Does it really come as a surprise that the Yankees players will incur the most tax? The New York state and city taxes are high as it is, but like the Orioles the Yankees have to play against several high-tax teams many, many times. The teams with very low effective rates are those without state income tax in their home state. What makes this particularly interesting is how the Rangers and Mariners are in the same division and play each other so many times during the year; maybe that rivalry should be named the Tax Heaven Rivalry. The AL Central seems to have the least disparity amongst the teams, which is noteworthy given that the Tigers, at 5.304 percent, define the median of the group. Additionally, the Royals represent the average of the group, as their 5.091 percent comes closest. The New York teams occupy the high end of the range, with the Astros at the other end.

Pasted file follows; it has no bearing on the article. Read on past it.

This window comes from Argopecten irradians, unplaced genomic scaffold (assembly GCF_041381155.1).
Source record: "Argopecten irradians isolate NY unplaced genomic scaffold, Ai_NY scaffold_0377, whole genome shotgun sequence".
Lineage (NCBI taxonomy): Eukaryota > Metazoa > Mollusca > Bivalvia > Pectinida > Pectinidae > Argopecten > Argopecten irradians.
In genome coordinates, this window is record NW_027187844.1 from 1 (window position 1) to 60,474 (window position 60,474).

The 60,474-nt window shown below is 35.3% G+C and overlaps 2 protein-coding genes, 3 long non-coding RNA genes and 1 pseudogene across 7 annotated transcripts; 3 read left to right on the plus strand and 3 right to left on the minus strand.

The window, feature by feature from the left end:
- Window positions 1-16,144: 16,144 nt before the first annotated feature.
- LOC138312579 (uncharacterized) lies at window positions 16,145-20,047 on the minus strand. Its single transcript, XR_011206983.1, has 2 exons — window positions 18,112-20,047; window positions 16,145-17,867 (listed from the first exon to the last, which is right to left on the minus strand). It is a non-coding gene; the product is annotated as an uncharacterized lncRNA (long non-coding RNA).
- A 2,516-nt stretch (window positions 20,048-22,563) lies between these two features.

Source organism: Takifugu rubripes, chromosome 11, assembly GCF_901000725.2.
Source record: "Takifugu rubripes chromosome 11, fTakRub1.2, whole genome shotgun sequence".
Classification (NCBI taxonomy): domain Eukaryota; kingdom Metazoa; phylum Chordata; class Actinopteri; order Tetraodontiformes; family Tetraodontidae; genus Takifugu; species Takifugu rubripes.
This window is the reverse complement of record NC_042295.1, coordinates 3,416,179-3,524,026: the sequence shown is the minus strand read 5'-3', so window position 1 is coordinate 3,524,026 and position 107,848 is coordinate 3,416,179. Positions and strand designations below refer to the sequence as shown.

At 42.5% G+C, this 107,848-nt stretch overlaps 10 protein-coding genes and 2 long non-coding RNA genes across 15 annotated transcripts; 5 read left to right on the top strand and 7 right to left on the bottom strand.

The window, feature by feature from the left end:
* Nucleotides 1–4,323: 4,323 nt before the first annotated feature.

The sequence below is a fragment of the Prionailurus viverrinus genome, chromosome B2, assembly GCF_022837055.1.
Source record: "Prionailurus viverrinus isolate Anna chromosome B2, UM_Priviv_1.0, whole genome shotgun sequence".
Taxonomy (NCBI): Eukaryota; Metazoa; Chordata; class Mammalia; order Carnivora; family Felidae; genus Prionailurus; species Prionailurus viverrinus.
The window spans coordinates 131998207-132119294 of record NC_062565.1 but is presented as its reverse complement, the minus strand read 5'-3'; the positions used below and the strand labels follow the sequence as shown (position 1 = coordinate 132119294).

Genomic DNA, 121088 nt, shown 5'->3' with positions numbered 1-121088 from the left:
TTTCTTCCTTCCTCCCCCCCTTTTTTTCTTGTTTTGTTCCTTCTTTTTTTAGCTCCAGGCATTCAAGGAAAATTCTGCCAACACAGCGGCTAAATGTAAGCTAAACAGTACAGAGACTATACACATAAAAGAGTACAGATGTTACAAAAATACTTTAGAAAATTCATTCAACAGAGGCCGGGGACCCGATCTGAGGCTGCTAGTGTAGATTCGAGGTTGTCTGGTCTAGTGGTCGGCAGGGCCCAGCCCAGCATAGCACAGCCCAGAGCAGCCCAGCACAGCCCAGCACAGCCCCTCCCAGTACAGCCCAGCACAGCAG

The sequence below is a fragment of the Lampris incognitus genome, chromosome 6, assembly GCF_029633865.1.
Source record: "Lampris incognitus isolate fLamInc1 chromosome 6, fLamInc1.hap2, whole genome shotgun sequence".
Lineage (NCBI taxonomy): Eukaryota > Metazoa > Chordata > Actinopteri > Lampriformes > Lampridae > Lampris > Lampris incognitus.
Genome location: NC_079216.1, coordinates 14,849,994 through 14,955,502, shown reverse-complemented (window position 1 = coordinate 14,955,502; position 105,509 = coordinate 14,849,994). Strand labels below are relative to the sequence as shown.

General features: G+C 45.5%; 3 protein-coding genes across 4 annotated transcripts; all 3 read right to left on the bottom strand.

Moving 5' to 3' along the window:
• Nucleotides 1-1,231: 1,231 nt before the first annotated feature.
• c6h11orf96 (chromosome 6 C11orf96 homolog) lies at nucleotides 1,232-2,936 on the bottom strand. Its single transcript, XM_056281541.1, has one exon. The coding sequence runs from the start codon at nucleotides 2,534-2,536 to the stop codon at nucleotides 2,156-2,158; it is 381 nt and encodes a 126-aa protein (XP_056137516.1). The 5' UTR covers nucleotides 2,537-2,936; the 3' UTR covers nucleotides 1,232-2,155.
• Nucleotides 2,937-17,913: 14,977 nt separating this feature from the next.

The next step in an exercise like this is to program the same spreadsheet to factor in the various brackets in each pertinent state and city, so that an end user can input a player and his salary, as well as his home team, and basically come up with a gross-to-net calculation of take-home pay. This way we could come pretty darn close to definitively comparing offers from teams. Then again, there are always going to be quirks, such as some Yankees players negotiating state and city tax payments into their contracts to avoid having this much withheld, but hey, that is accounting for you.
The percentages shown above might not seem like all that much, but for a player making $2 million, who is already losing a high percentage of that salary to the federal government, the difference between signing a one-year deal with the Astros and the Mets can amount to over $100,000 of tax liability.
Hopefully, these articles have shed some light on how zany the jock tax can be. Going forward, my hope is that they can serve as a foundation for future studies that attempt to compare offers to free agents by factoring in the tax effect.